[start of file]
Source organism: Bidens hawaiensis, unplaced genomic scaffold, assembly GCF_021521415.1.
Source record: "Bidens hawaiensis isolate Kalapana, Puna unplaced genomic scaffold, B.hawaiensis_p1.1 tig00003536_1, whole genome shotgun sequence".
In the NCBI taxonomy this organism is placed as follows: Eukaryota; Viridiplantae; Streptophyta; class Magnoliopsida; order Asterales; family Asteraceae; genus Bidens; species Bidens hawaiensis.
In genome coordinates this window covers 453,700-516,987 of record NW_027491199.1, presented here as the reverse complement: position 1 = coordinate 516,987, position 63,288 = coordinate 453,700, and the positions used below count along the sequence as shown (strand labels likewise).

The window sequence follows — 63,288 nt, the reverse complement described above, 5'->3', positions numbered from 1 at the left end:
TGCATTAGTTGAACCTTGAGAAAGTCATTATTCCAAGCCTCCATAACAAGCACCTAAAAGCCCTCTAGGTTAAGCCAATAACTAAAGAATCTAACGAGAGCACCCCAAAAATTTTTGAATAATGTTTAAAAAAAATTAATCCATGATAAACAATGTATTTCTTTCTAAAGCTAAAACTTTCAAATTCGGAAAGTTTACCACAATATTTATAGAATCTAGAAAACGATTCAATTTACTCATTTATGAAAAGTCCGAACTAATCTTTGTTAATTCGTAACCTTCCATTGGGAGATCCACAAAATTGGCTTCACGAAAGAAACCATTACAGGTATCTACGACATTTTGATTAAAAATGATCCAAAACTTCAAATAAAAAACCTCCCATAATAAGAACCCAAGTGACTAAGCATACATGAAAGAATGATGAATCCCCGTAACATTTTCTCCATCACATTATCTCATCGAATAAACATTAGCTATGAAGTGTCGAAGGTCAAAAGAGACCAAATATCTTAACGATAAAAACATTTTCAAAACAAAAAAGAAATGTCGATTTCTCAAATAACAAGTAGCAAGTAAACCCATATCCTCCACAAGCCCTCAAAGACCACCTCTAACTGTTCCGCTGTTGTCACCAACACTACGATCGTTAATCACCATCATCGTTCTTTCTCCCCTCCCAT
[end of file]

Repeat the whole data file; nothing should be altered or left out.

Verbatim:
Source organism: Bidens hawaiensis, unplaced genomic scaffold, assembly GCF_021521415.1.
Source record: "Bidens hawaiensis isolate Kalapana, Puna unplaced genomic scaffold, B.hawaiensis_p1.1 tig00003536_1, whole genome shotgun sequence".
In the NCBI taxonomy this organism is placed as follows: Eukaryota; Viridiplantae; Streptophyta; class Magnoliopsida; order Asterales; family Asteraceae; genus Bidens; species Bidens hawaiensis.
In genome coordinates this window covers 453,700-516,987 of record NW_027491199.1, presented here as the reverse complement: position 1 = coordinate 516,987, position 63,288 = coordinate 453,700, and the positions used below count along the sequence as shown (strand labels likewise).

The window sequence follows — 63,288 nt, the reverse complement described above, 5'->3', positions numbered from 1 at the left end:
TGCATTAGTTGAACCTTGAGAAAGTCATTATTCCAAGCCTCCATAACAAGCACCTAAAAGCCCTCTAGGTTAAGCCAATAACTAAAGAATCTAACGAGAGCACCCCAAAAATTTTTGAATAATGTTTAAAAAAAATTAATCCATGATAAACAATGTATTTCTTTCTAAAGCTAAAACTTTCAAATTCGGAAAGTTTACCACAATATTTATAGAATCTAGAAAACGATTCAATTTACTCATTTATGAAAAGTCCGAACTAATCTTTGTTAATTCGTAACCTTCCATTGGGAGATCCACAAAATTGGCTTCACGAAAGAAACCATTACAGGTATCTACGACATTTTGATTAAAAATGATCCAAAACTTCAAATAAAAAACCTCCCATAATAAGAACCCAAGTGACTAAGCATACATGAAAGAATGATGAATCCCCGTAACATTTTCTCCATCACATTATCTCATCGAATAAACATTAGCTATGAAGTGTCGAAGGTCAAAAGAGACCAAATATCTTAACGATAAAAACATTTTCAAAACAAAAAAGAAATGTCGATTTCTCAAATAACAAGTAGCAAGTAAACCCATATCCTCCACAAGCCCTCAAAGACCACCTCTAACTGTTCCGCTGTTGTCACCAACACTACGATCGTTAATCACCATCATCGTTCTTTCTCCCCTCCCAT